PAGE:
7. Trills again – and /r/
Lots of people (here in Taiwan, anyway, and probably others whose native language is trill-less) seem both fascinated and frustrated by trills. One day after class a student came up to me on the stairway and asked, "How do you make a trill?" I asked her if she knew the Chinese folk song, "Flower Drum Song" 鳳陽花鼓. Part of the chorus goes (in Pinyin): drrrrrrrrrrrrrr ling-dang-piao-yi-piao 得兒....鈴鐺飄一飄! If you do the drrrrrrrr 得兒 right when singing this song, you can do an alveolar trill! The student tried it, it worked, she smiled and thanked me, and rushed off to her next class.
what if you don't get the drrrrr right? Some former students have
suggested a method they read on the NTU BBS that they say really helped them
learn the alveolar trill. In short, in addition to the "Flower Drum Song"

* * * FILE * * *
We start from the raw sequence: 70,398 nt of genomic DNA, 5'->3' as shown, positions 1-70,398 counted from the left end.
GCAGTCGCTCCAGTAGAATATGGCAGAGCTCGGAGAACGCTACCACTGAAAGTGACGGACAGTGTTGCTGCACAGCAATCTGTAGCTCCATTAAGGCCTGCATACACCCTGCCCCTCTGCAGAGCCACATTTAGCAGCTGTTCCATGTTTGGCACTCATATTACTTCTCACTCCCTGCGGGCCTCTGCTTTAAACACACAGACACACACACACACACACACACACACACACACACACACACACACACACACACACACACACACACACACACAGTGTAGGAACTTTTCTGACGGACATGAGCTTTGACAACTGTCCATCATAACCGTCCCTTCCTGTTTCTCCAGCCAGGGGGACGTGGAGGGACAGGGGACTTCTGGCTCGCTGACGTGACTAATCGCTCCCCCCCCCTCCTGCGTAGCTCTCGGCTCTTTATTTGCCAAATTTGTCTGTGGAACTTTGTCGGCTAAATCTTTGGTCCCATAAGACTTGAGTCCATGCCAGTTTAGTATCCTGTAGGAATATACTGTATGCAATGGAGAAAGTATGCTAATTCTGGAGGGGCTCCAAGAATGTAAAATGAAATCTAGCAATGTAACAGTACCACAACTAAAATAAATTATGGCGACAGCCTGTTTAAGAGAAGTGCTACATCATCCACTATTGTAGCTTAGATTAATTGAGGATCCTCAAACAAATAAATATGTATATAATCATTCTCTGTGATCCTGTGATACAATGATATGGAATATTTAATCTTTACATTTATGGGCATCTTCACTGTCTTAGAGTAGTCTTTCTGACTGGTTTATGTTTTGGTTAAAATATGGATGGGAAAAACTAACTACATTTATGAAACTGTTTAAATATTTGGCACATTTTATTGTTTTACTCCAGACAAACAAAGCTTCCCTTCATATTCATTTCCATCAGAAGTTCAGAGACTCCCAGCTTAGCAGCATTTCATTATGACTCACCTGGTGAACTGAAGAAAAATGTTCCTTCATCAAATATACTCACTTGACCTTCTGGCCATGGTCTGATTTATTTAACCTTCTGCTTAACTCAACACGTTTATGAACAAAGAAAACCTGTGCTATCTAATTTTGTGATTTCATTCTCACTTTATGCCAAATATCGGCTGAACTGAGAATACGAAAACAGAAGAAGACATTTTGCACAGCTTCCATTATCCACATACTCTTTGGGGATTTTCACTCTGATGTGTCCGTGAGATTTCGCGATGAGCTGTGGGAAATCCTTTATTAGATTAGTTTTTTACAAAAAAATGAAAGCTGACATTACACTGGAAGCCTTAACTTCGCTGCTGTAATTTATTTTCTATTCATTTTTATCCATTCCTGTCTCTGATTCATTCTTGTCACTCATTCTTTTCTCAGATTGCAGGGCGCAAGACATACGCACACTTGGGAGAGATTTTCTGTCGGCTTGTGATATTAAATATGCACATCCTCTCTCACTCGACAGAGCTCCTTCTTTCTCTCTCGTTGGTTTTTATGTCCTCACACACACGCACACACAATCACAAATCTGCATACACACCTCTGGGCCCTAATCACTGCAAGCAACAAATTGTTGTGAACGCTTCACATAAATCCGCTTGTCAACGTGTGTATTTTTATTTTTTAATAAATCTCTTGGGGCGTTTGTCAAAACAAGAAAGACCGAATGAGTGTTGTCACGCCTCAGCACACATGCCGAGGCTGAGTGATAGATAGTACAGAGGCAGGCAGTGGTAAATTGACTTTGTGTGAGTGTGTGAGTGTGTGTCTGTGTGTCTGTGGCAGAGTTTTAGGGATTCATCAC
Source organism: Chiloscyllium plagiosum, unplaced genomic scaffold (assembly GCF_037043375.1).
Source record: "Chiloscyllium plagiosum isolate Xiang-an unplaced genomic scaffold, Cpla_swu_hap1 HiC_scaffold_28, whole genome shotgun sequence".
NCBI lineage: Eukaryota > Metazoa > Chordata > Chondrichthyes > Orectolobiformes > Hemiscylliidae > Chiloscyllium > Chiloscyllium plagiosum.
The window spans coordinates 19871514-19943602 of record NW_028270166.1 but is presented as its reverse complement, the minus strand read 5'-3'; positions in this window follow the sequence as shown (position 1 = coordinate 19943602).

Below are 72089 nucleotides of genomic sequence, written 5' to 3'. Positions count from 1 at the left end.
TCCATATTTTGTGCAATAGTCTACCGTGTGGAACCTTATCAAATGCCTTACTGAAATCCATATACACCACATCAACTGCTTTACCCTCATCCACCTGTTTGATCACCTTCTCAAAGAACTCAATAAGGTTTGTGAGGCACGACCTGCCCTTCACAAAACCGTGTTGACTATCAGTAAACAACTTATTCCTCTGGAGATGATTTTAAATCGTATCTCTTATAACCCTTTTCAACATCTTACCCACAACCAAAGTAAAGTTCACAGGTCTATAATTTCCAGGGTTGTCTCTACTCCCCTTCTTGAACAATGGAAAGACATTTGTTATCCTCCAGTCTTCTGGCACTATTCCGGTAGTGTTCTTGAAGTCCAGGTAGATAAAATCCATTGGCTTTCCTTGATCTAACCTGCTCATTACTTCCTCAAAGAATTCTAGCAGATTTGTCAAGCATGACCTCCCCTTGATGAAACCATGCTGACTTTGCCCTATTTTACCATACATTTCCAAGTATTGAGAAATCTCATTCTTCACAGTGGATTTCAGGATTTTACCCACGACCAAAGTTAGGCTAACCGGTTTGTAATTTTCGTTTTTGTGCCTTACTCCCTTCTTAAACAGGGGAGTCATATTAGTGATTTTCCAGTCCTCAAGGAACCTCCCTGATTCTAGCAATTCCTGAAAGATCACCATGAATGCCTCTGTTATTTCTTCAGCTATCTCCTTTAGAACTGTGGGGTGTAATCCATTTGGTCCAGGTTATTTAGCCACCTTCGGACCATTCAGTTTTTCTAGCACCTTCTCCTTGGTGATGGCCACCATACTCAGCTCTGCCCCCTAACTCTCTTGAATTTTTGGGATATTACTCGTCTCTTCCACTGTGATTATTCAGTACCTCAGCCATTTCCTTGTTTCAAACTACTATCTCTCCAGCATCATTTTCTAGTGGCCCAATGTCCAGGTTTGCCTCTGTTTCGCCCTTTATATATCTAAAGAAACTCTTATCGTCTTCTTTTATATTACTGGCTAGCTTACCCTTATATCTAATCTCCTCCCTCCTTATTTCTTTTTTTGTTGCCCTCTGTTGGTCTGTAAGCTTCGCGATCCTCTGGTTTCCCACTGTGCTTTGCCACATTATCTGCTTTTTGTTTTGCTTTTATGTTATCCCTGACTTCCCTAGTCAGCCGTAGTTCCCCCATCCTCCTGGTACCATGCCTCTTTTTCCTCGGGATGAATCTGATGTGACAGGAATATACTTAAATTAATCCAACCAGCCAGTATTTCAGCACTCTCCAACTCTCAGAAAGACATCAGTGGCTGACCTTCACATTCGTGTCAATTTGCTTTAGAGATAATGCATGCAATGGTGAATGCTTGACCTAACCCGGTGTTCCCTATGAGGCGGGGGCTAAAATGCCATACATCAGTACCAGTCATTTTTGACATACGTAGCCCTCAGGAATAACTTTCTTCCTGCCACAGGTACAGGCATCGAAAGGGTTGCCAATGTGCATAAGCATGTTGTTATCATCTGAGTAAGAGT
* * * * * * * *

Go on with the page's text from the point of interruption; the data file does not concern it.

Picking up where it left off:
trick, the post suggests trying to push the back of your tongue against your
velum in order to relax the tongue enough so it can go into free vibration.
This may not be the way you make a trill once you have mastered it, but it has
helped some poeple to successfully produce their first trill. Here's
the original BBS post.
Here's a LINGUIST post on the same topic. One contributor suggests rapidly reading a short sentence with words containing the American tap, e.g. "I edited it". Link to read other ideas on the subject:
best way I know of to learn a uvular trill, sometimes called a 'burr',
is by practicing gargling 漱口. This sound occurs in the speech of some
older speakers of Northumbrian English (spoken on the northeastern coast of
England), but it is dying out. Here is a page from the BBC's "The Routes
of English" on Northumbrian English; it includes a short clip with several
We've finally worked our way up to chapter eight, acoustic phonetics, so the next page is on:
Fundamental frequency and harmonics